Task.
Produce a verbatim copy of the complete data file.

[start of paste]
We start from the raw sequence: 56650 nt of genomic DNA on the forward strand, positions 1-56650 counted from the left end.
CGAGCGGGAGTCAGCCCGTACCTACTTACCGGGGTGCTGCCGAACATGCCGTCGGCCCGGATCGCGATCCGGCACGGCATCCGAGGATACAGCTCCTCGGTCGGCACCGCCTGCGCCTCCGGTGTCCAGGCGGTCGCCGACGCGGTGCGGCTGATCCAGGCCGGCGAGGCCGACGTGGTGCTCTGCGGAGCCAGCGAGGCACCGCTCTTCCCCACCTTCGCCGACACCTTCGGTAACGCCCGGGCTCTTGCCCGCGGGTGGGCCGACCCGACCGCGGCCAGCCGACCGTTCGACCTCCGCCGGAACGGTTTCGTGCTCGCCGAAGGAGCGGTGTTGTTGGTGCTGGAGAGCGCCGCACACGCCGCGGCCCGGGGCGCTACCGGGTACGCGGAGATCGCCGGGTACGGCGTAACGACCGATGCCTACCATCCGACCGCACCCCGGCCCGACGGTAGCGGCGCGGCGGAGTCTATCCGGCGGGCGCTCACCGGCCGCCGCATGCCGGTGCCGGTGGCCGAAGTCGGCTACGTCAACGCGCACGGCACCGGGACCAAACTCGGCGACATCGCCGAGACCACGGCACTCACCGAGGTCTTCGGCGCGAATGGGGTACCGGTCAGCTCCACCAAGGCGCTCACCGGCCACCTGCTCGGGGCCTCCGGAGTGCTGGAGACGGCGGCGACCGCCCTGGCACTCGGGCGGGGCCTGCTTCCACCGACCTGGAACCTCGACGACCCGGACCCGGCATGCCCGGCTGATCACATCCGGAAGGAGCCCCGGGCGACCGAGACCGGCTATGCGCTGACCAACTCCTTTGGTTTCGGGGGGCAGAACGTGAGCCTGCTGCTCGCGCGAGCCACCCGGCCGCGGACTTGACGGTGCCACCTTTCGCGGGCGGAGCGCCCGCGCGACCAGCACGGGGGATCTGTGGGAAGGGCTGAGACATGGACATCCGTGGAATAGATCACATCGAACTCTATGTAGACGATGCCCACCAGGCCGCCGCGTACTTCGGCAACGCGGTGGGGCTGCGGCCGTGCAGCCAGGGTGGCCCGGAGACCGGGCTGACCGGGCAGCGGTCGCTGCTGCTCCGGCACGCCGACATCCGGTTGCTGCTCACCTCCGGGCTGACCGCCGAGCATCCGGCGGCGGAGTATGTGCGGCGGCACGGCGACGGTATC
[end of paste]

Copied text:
We start from the raw sequence: 56650 nt of genomic DNA on the forward strand, positions 1-56650 counted from the left end.
CGAGCGGGAGTCAGCCCGTACCTACTTACCGGGGTGCTGCCGAACATGCCGTCGGCCCGGATCGCGATCCGGCACGGCATCCGAGGATACAGCTCCTCGGTCGGCACCGCCTGCGCCTCCGGTGTCCAGGCGGTCGCCGACGCGGTGCGGCTGATCCAGGCCGGCGAGGCCGACGTGGTGCTCTGCGGAGCCAGCGAGGCACCGCTCTTCCCCACCTTCGCCGACACCTTCGGTAACGCCCGGGCTCTTGCCCGCGGGTGGGCCGACCCGACCGCGGCCAGCCGACCGTTCGACCTCCGCCGGAACGGTTTCGTGCTCGCCGAAGGAGCGGTGTTGTTGGTGCTGGAGAGCGCCGCACACGCCGCGGCCCGGGGCGCTACCGGGTACGCGGAGATCGCCGGGTACGGCGTAACGACCGATGCCTACCATCCGACCGCACCCCGGCCCGACGGTAGCGGCGCGGCGGAGTCTATCCGGCGGGCGCTCACCGGCCGCCGCATGCCGGTGCCGGTGGCCGAAGTCGGCTACGTCAACGCGCACGGCACCGGGACCAAACTCGGCGACATCGCCGAGACCACGGCACTCACCGAGGTCTTCGGCGCGAATGGGGTACCGGTCAGCTCCACCAAGGCGCTCACCGGCCACCTGCTCGGGGCCTCCGGAGTGCTGGAGACGGCGGCGACCGCCCTGGCACTCGGGCGGGGCCTGCTTCCACCGACCTGGAACCTCGACGACCCGGACCCGGCATGCCCGGCTGATCACATCCGGAAGGAGCCCCGGGCGACCGAGACCGGCTATGCGCTGACCAACTCCTTTGGTTTCGGGGGGCAGAACGTGAGCCTGCTGCTCGCGCGAGCCACCCGGCCGCGGACTTGACGGTGCCACCTTTCGCGGGCGGAGCGCCCGCGCGACCAGCACGGGGGATCTGTGGGAAGGGCTGAGACATGGACATCCGTGGAATAGATCACATCGAACTCTATGTAGACGATGCCCACCAGGCCGCCGCGTACTTCGGCAACGCGGTGGGGCTGCGGCCGTGCAGCCAGGGTGGCCCGGAGACCGGGCTGACCGGGCAGCGGTCGCTGCTGCTCCGGCACGCCGACATCCGGTTGCTGCTCACCTCCGGGCTGACCGCCGAGCATCCGGCGGCGGAGTATGTGCGGCGGCACGGCGACGGTATC